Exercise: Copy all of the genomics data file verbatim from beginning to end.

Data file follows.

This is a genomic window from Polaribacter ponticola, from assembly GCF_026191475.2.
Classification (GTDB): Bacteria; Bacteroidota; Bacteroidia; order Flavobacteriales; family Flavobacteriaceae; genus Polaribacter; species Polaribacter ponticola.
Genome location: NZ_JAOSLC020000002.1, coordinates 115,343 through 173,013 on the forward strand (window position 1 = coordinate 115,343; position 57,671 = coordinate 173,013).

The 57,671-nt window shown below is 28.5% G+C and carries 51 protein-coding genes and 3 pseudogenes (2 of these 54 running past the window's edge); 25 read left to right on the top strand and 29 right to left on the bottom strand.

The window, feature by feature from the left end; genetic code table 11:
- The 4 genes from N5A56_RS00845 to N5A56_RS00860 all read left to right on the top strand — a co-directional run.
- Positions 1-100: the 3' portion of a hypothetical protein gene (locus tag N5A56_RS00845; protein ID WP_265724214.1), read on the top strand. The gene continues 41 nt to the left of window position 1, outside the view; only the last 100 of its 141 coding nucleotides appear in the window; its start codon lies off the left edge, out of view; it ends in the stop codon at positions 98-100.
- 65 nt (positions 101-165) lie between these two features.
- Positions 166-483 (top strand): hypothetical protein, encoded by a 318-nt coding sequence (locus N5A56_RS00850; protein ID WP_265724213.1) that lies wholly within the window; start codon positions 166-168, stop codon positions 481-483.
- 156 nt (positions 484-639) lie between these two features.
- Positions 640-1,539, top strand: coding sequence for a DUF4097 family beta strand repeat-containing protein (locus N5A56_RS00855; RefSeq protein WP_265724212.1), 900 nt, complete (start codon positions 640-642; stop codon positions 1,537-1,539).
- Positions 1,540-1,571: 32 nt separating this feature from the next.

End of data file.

This is a genomic window from Polaribacter ponticola, from assembly GCF_026191475.2.
Classification (GTDB): Bacteria; Bacteroidota; Bacteroidia; order Flavobacteriales; family Flavobacteriaceae; genus Polaribacter; species Polaribacter ponticola.
Genome location: NZ_JAOSLC020000002.1, coordinates 115,343 through 173,013 on the forward strand (window position 1 = coordinate 115,343; position 57,671 = coordinate 173,013).

The 57,671-nt window shown below is 28.5% G+C and carries 51 protein-coding genes and 3 pseudogenes (2 of these 54 running past the window's edge); 25 read left to right on the top strand and 29 right to left on the bottom strand.

The window, feature by feature from the left end; genetic code table 11:
- The 4 genes from N5A56_RS00845 to N5A56_RS00860 all read left to right on the top strand — a co-directional run.
- Positions 1-100: the 3' portion of a hypothetical protein gene (locus tag N5A56_RS00845; protein ID WP_265724214.1), read on the top strand. The gene continues 41 nt to the left of window position 1, outside the view; only the last 100 of its 141 coding nucleotides appear in the window; its start codon lies off the left edge, out of view; it ends in the stop codon at positions 98-100.
- 65 nt (positions 101-165) lie between these two features.
- Positions 166-483 (top strand): hypothetical protein, encoded by a 318-nt coding sequence (locus N5A56_RS00850; protein ID WP_265724213.1) that lies wholly within the window; start codon positions 166-168, stop codon positions 481-483.
- 156 nt (positions 484-639) lie between these two features.
- Positions 640-1,539, top strand: coding sequence for a DUF4097 family beta strand repeat-containing protein (locus N5A56_RS00855; RefSeq protein WP_265724212.1), 900 nt, complete (start codon positions 640-642; stop codon positions 1,537-1,539).
- Positions 1,540-1,571: 32 nt separating this feature from the next.